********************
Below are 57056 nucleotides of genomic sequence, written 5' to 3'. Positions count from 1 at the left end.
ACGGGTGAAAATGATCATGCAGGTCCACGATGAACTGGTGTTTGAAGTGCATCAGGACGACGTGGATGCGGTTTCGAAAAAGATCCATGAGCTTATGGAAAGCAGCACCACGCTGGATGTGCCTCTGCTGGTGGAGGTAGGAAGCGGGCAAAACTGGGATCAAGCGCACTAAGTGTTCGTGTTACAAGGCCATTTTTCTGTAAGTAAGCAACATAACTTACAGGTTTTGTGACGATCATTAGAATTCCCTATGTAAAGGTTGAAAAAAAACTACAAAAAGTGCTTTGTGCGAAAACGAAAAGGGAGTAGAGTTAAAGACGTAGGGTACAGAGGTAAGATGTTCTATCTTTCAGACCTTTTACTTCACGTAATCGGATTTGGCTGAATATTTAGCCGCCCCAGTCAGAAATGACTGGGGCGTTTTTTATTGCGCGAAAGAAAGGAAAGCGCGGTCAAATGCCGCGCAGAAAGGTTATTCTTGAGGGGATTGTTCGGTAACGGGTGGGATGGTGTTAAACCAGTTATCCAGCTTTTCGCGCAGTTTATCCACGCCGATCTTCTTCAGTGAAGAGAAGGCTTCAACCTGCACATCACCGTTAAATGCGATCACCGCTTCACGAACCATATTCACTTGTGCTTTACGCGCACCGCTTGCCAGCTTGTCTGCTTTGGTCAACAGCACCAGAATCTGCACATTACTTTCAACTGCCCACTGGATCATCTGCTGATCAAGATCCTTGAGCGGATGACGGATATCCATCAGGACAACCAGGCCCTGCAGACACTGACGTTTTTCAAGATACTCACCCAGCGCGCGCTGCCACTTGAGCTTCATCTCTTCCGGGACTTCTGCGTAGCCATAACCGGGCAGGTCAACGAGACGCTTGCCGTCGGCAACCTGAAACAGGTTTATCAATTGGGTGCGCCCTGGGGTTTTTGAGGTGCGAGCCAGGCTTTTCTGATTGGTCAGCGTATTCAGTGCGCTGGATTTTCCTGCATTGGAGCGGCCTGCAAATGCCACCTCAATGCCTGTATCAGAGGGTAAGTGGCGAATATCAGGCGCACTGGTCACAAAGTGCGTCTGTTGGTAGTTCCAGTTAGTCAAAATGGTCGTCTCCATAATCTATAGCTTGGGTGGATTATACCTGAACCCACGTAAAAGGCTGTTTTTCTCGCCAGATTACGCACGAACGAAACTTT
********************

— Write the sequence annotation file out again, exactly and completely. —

Below are 57056 nucleotides of genomic sequence, written 5' to 3'. Positions count from 1 at the left end.
ACGGGTGAAAATGATCATGCAGGTCCACGATGAACTGGTGTTTGAAGTGCATCAGGACGACGTGGATGCGGTTTCGAAAAAGATCCATGAGCTTATGGAAAGCAGCACCACGCTGGATGTGCCTCTGCTGGTGGAGGTAGGAAGCGGGCAAAACTGGGATCAAGCGCACTAAGTGTTCGTGTTACAAGGCCATTTTTCTGTAAGTAAGCAACATAACTTACAGGTTTTGTGACGATCATTAGAATTCCCTATGTAAAGGTTGAAAAAAAACTACAAAAAGTGCTTTGTGCGAAAACGAAAAGGGAGTAGAGTTAAAGACGTAGGGTACAGAGGTAAGATGTTCTATCTTTCAGACCTTTTACTTCACGTAATCGGATTTGGCTGAATATTTAGCCGCCCCAGTCAGAAATGACTGGGGCGTTTTTTATTGCGCGAAAGAAAGGAAAGCGCGGTCAAATGCCGCGCAGAAAGGTTATTCTTGAGGGGATTGTTCGGTAACGGGTGGGATGGTGTTAAACCAGTTATCCAGCTTTTCGCGCAGTTTATCCACGCCGATCTTCTTCAGTGAAGAGAAGGCTTCAACCTGCACATCACCGTTAAATGCGATCACCGCTTCACGAACCATATTCACTTGTGCTTTACGCGCACCGCTTGCCAGCTTGTCTGCTTTGGTCAACAGCACCAGAATCTGCACATTACTTTCAACTGCCCACTGGATCATCTGCTGATCAAGATCCTTGAGCGGATGACGGATATCCATCAGGACAACCAGGCCCTGCAGACACTGACGTTTTTCAAGATACTCACCCAGCGCGCGCTGCCACTTGAGCTTCATCTCTTCCGGGACTTCTGCGTAGCCATAACCGGGCAGGTCAACGAGACGCTTGCCGTCGGCAACCTGAAACAGGTTTATCAATTGGGTGCGCCCTGGGGTTTTTGAGGTGCGAGCCAGGCTTTTCTGATTGGTCAGCGTATTCAGTGCGCTGGATTTTCCTGCATTGGAGCGGCCTGCAAATGCCACCTCAATGCCTGTATCAGAGGGTAAGTGGCGAATATCAGGCGCACTGGTCACAAAGTGCGTCTGTTGGTAGTTCCAGTTAGTCAAAATGGTCGTCTCCATAATCTATAGCTTGGGTGGATTATACCTGAACCCACGTAAAAGGCTGTTTTTCTCGCCAGATTACGCACGAACGAAACTTT